Butter and oil are staple ingredients in the baking world. They are both fats that contain much of the flavor of baked goods. The great thing about butter and oil is that they are interchangeable—you just need to know how much butter to add in place of vegetable oil.
½ cup of vegetable oil is the same as 2/3 cup of butter in stick form. 2/3 cup of butter is the same as 1 whole stick + about 3 tablespoons.
The problem with swapping butter with oil is that they come in very different forms. At room temperature, butter is a whippable solid, whereas oil is a liquid. In this guide, I’ll explain the proper steps you need to follow in order to replace butter with oil and vice versa.
The Butter Conundrum
When you want to substitute one ingredient with another, you can usually do so at a 1:1 ratio. For instance, you can tweak a French toast recipe by subbing out orange juice with grapefruit juice. I’ve tried it before, and believe me, it’s pretty darned good. But when working with fats, things get a bit tricky.
Butter and oil are both fats, but when you place them both at room temperature, they have very different consistencies. Butter is a spreadable, whippable solid at room temperature, whereas vegetable oil is a liquid. Of course, you can liquify butter by putting it in the microwave or heating it on the stove, but you’ll end up with more than just a watery substance.
On average, a stick of butter—which is the same as ½ cup—contains anywhere from 15 to 20% water. The remaining content is flavorful butterfat. It’s the butterfat content we have to look at when subbing oil for butter.
How to Substitute Oil with Butter
Substituting oil with butter is all about math. If you want to replace oil with the fat from butter, you simply have to multiply the quantity of oil by 1.375.
So, for a ½ cup of oil, you would need 2/3 cup of butter, which is the same as 1 whole stick of + roughly 3 tablespoons of butter. The following conversion chart will help you figure out how much butter you need to substitute different amounts of oil.
|Oil||Butter Equivalent (Estimate)||Measurement Equivalent of Butter|
|¼ cups||1/3 cups||5 tablespoons|
|½ cups||2/3 cups||1 stick + 3 tablespoons|
|¾ cups||1-1/8 cups||2 sticks + 1 tablespoon|
|1 cup||1-3/8 cups||2 sticks + 6 tablespoons|
|1-1/2 cups||2-1/8 cups||4 sticks + 2 tablespoons|
|2 cups||2-3/4 cups||5 sticks + 4 tablespoons|
|3 cups||4-1/4 cups||8 sticks + 4 tablespoons|
|4 cups||5-1/2 cups||11 sticks|
|5 cups||6-7/8 cups||13 sticks + 6 tablespoons|
|10 cups||13-3/4 cups||27 sticks + 4 tablespoons|
After figuring out how much butter you need, you should either make clarified butter to boil out the moisture content or adjust how much water/milk/liquid you add to your recipe. Please note that for every stick of butter (1/2 cup) you use, 1/10th of it (about 0.8 tablespoons) will be pure water.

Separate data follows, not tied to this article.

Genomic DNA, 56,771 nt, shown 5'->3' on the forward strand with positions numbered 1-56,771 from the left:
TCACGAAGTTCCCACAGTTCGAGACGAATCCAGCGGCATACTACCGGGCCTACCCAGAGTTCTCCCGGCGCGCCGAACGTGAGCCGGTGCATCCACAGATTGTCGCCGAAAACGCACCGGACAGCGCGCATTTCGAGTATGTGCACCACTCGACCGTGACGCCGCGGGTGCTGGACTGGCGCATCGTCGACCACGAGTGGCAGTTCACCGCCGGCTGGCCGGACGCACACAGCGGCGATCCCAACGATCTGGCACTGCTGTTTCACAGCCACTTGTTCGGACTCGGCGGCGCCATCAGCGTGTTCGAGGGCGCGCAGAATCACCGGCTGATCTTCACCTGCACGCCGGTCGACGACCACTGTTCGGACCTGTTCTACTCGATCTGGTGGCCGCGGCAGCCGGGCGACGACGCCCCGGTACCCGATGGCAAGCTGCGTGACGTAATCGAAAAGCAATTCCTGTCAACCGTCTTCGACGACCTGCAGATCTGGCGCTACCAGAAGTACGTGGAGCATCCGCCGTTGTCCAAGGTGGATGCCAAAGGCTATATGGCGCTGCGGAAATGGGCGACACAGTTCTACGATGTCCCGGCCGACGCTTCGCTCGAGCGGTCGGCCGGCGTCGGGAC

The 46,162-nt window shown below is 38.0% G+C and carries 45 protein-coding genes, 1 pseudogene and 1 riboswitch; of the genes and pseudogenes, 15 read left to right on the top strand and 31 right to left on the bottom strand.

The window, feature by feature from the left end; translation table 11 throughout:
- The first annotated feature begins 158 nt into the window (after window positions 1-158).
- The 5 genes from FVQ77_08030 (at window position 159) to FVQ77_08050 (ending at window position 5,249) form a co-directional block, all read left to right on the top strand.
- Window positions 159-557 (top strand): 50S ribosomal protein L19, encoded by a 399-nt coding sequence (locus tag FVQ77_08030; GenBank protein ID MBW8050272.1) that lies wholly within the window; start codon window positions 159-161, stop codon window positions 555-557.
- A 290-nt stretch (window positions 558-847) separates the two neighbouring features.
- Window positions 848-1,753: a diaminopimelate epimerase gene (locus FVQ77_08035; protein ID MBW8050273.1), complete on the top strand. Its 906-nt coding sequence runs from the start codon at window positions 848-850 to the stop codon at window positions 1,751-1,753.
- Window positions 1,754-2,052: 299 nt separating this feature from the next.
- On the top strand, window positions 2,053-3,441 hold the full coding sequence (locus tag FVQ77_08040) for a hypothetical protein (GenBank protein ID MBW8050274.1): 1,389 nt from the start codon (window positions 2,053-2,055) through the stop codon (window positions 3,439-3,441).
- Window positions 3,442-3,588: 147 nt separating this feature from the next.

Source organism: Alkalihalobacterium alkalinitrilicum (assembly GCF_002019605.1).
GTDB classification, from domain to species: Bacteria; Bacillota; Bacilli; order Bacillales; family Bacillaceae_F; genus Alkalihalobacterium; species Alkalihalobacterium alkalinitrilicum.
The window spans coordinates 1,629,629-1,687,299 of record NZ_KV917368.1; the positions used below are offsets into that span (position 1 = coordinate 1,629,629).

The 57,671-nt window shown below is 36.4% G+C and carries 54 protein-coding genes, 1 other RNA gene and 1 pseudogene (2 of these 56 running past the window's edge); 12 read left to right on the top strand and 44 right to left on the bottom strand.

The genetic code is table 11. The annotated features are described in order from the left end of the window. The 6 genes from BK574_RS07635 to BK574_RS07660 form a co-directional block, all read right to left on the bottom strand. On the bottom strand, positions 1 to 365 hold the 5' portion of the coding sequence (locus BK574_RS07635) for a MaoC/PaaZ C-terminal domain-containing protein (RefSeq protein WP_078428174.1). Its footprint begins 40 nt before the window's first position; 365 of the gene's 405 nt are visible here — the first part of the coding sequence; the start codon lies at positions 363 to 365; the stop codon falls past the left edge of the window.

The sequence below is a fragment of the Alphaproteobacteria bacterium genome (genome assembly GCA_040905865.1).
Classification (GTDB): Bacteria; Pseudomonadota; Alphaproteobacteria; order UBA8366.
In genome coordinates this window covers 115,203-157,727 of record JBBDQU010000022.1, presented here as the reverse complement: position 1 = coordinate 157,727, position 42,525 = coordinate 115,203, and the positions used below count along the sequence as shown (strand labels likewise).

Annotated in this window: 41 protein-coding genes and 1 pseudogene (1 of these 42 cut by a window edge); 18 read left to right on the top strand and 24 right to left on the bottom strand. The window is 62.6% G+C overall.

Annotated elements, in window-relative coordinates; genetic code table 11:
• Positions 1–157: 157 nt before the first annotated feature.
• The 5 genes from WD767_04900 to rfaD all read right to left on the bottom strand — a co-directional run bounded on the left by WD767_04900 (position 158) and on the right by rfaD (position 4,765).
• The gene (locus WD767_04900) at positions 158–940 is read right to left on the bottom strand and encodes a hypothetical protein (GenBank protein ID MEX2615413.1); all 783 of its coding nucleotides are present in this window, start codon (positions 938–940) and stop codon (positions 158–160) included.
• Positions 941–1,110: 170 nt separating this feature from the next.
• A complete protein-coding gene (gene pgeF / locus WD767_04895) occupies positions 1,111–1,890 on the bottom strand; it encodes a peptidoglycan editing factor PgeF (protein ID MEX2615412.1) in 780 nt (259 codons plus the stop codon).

How to Substitute Butter with Oil
Similar to subbing oil with butter, swapping out butter with oil is a number’s game. A good way to approximate how much oil you will need in place of butter is to multiply the butter amount by ¾ or 75%. So, if a recipe asks for half a cup (1 stick) of butter, you will only need 3/8 cup of oil.
The following conversion chart should give you an idea of how much oil you will need when subbing out butter.
|Butter (cups)||Butter (Sticks)||Oil Equivalent (Estimate)|
|¼ cups||½ sticks||3 tablespoons|
|½ cups||1 stick||¾ cups|
|¾ cups||1-1/2 sticks||½ cups + 1 tablespoon|
|1 cup||2 sticks||¾ cups|
|1-1/2 cups||3 sticks||1 cup + 2 tablespoons|
|2 cups||4 sticks||1-1/2 cups|
|3 cups||6 sticks||2-1/4 cups|
|4 cups||8 sticks||3 cups|
|5 cups||10 sticks||3-3/4 cups|
Can Butter Substitute Any Kind of Oil?
Yes, it can. Butter can be used in place of vegetable oil, peanut oil, shortening, lard, and virtually any type of oil or fat you can think of.
Butter adds flavor, richness, and softness to your baked goods, as well as aids in the leavening process. Oil, on the other hand, is more about adding moisture to cakes and cookies.
You can combine butter and oil in the same recipe to enjoy the best of both worlds. Just make sure you use the proper amounts of each fat when replacing a portion of one with the other. The tables above should help you figure out how much butter or oil to add to your recipe.
Should I Use Salted or Unsalted Butter to Substitute Vegetable Oil?
When following a baking recipe like cookies and cakes, it’s always safer to assume that the author wants you to use unsalted butter unless stated otherwise.
While the salt content in salted butter only makes up about 1.75% of its total weight, if you’re preparing a large batch for an event, you may end up oversalting your confectionary by using salted butter.
If all you have is 4-ounce sticks of salted butter, roughly 0.07 ounces of that is salt. 1 teaspoon of salt is equal to 0.2 ounces. So, for every 3 sticks of salted butter you use, reduce the amount of salt in the recipe by about 3 teaspoons.
Can I Use Butter to Deep-Fry Food?
Although butter is a type of fat that can be used to fry food, it’s not a very good type of fat for deep-frying.
Butter has an incredibly low smoke point of 350°F. The smoke point of a fat refers to the temperature at which the fat will stop glistening and begin burning. When it reaches its smoke point, it will cause fried foods to develop an unsightly dark crust.
Our guide on best oil for grilling steak should help you figure out the best types of oils for searing steaks and deep-frying foods. The higher the smoke point, the more it can tolerate extreme heat for cooking submerged foods quickly and evenly.
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